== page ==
Referring to FIG. 2, the scanning head 16 includes a lens 24 arranged therein to provide a magnified image of the scanned pixel area on the CCD array 26. Preferably, the scanning area of the CCD array 26 is set to correspond to the width of four (4) pixels, see FIGS. 3 and 4. For a screen ruling of 150 lines/inch, the area of each pixel is 170×170 microns; for a screen ruling of 170 lines/inch, the area of each pixel is 120×120 microns. It should be understood that the screen ruling as well as the angle of the halftone or screened films 12 may vary. Such variations are readily accommodated by the present invention.
Referring to FIG. 3, a halftone film 12 is illustrated having opaque portions 30 (black) and transparent portions 32 (white). Each black or white portion 30 or 32 represents one picture element or pixel, typically 170×170 W microns. The CCD array 26, here a linear array, which for example includes 256 photodiodes, extends over four (4) pixel widths and therefore has 64 photodiodes assigned to each pixel width (PXLW).
As the rotatable drum 14 of FIG. 1 rotates, the array 26 scans the halftone film 12 of FIG. 3 in the direction of the arrow. The number of samples per pixel length (PXLL) during the scanning is preset, e.g., eight (8) samples. Therefore, by presetting the number of samples per pixel to 8 and assigning 64 elements per pixel width the CCD array 26 can effectively scan each plxel. A large outer square area 34 having the dimensions of 4×4 pixels is used to obtain an unsharp masking signal. The CCD array 26 averages all the signals from the 16 pixels of the large area 34 to provide an average signal for determining the unsharp masking signal (USM). Within the large area 34 is a smaller or inner area 36 having its center coincident with the center of the large area 34 and the dimensions of 2×2 pixels. The average signal resulting from scanning the 4 pixels of the small area 34 is directly related to the percentage dot area (PDA).
Referring to FIG. 4, it is apparent that the CCD array 26 will scan the large area in four discrete sections 40, 42, 44 and 46, each of such sections having a width of 4 pixels and a length of 1 pixel (8 samples of the CCD array 26). As seen in FIG. 5, the four discrete sections 40, 42, 44 and 46 of the large area 34 are designated USMR4, USMR3, USMR2 and USMR1, respectively.
Additionally, as illustrated in FIG. 6, it is apparent that the centrally disposed photodiode groups 50 and 52 of the array 26 scan an intermediate area, shown in dotted outline as 54, which includes four discrete sub-sections 56, 58, 60 and 62, designated CR4, CR3, CR2 and CR1, respectively. The central two discrete sub-sections 58 and 60 or CR3 and CR2 define the small area 36.
Thus, it is apparent that for a photodiode array 26 of 256 photodiodes, each section 40, 42, 44 and 46 of FIG. 5 is an equal sub-area of the large area 34 and has a width of 256 photodiodes (4 PXLW) and a length of 8 samples (1 PXLL). It is likewise apparent that each segment 56, 58, 60 and 62 of FIG. 6 is an equal sub-area of the intermediate area 54 having a width of 128 photodiodes (2 PXLW) and a length of 8 samples (1 PXLL).
Referring to FIG. 7, a portion of a halftone film 70 is illustrated with a CCD array 26A arranged for scanning the same in the direction of the arrow. Advantageously, halftone films having different rulings or screen angles, such as halftone film 70, can be readily accommodated by the present invention by changing the number of photodiodes which cover the large area 72 and the small area 74 having its center coincident therewith. That is, the active length A-D of the photodiode array 26A may include only 180 photodiodes, e.g., photodiodes 39 through 218, and the small area 74 may have a width of 90 photodiodes, e.g., photodiodes 84 through 174 covering width B-C of the array 26A. This is readily accomplished by programming the computer 20 with the screen ruling and screen angle of the film 70. The photodiodes to be counted are then determined by the computer. Advantageously, the photodiodes to be counted can be changed on-the-fly to accommadate halftone and screened films of different rulings and screen angles by supplying such information to the computer. Further, continuous tone films may also be scanned with the offset to gravure conversion system of the present invention as will be described with reference to FIG. 8.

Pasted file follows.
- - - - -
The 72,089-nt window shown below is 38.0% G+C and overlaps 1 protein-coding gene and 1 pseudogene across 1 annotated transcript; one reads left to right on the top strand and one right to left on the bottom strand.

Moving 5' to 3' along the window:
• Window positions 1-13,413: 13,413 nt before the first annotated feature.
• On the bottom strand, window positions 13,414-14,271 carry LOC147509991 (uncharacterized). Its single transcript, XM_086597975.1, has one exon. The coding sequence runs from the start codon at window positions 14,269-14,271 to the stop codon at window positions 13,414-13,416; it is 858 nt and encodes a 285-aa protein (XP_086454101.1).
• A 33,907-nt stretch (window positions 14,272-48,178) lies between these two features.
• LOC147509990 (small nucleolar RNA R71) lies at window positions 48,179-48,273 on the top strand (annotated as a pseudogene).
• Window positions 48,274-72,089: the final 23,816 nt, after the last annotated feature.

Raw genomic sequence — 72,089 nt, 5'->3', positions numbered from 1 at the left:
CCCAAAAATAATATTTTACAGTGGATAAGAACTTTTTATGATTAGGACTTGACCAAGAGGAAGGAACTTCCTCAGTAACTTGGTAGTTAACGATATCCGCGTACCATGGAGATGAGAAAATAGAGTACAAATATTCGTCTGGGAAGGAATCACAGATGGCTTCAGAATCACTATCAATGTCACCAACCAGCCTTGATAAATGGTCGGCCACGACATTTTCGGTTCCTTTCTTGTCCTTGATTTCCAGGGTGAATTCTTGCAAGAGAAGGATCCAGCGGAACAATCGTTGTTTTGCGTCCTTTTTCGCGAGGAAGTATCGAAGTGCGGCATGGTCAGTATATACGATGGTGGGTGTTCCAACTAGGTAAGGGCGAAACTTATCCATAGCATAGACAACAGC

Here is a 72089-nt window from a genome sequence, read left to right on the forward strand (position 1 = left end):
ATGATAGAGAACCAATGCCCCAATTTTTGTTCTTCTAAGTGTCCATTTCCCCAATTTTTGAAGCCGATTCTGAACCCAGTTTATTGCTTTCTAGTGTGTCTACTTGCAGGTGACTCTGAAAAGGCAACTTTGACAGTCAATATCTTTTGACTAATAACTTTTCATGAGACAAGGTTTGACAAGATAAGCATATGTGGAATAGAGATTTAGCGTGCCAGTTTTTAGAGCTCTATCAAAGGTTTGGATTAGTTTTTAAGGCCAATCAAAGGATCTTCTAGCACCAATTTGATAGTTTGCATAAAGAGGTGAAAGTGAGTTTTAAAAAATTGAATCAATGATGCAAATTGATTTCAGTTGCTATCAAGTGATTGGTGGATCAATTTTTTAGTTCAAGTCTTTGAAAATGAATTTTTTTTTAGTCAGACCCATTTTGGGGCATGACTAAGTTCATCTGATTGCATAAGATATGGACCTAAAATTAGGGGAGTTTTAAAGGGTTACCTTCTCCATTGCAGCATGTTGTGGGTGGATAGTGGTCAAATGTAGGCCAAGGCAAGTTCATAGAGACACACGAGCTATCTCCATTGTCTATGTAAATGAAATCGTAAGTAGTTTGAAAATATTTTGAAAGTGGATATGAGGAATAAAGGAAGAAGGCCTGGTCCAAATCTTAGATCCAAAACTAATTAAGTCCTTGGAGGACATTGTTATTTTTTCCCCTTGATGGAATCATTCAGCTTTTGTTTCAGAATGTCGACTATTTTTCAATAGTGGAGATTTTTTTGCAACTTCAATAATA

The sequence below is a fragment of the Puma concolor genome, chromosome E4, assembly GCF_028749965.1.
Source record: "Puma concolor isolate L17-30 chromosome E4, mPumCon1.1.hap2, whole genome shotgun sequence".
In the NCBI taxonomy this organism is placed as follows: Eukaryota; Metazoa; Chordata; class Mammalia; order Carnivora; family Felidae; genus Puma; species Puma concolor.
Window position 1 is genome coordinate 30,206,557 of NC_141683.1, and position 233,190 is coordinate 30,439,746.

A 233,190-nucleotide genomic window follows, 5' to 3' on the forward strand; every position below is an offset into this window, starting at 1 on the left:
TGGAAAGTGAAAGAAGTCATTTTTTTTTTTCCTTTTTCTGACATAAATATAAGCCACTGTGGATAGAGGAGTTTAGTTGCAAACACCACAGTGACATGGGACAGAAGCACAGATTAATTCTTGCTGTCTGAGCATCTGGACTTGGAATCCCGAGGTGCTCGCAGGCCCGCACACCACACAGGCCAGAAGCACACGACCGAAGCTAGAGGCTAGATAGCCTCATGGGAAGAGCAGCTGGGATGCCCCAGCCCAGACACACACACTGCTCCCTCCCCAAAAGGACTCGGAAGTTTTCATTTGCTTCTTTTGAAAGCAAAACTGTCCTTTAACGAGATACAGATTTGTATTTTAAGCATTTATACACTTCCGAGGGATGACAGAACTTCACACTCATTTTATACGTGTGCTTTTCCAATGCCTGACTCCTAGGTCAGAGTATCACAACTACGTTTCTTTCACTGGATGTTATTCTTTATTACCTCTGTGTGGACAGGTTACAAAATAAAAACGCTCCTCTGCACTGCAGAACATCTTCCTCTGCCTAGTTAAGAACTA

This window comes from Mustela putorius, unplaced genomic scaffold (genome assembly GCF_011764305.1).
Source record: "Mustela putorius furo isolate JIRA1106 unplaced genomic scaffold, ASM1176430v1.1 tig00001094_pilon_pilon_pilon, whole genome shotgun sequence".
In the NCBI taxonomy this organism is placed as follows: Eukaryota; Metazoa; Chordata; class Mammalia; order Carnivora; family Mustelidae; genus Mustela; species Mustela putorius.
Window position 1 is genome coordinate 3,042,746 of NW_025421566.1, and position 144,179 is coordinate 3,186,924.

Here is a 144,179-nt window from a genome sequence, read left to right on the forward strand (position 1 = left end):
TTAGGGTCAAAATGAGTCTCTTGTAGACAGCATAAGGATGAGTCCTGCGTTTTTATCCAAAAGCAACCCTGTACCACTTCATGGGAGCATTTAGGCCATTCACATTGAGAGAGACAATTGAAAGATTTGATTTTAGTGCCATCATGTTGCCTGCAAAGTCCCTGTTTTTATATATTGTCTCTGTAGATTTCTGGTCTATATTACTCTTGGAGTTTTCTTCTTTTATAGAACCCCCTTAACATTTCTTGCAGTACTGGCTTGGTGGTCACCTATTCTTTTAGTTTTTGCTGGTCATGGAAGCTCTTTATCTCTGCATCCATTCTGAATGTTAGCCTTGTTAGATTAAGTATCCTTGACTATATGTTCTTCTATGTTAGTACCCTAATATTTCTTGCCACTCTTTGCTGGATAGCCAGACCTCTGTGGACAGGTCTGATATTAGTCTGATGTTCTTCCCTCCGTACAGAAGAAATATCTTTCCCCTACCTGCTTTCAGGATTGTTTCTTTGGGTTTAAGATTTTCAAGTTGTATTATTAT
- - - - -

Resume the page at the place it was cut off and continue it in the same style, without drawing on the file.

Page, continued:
Referring to FIG. 8, a block diagram of one form of implementation of the screen gravure engraving system of the present invention is illustrated generally at 80. A digital computer 82 is programmed to preset center counters 84 and 86, and unsharp masking counters 88 and 90 in accordance with input information regarding the screen ruling (pixel size) and angle of the halftone or screened film or films to be scanned. The four counters 84-90 are counted down by CCD clock signals (CCD CLK) from a CCD camera 92. When the preset counters 84-90 are counted down to zero by the CCD CLK signal, a signal is produced to set or clear flip-flops 94 and 96. Counter 84 is used to set the terminal of flip-flop 94 which sets its output to provide a center counter enable signal (CCEN). The counter 86 provides a center counter stop signal (CNTSTP) to the clear terminal of flip-flop 94 to clear the CCEN signal from its output. The counter 88 provides an unsharp masking counter start signal (USMSTR) to the set terminal of a flip-flop 96 which sets the flip-flop 96 to provide an unsharp masking counter enable signal (USMCEN) at its output. The counter 90 provides an unsharp masking counter stop signal (USMSTP) to the clear terminal of flip-flop 96 which clears the USMCEN signal from its output.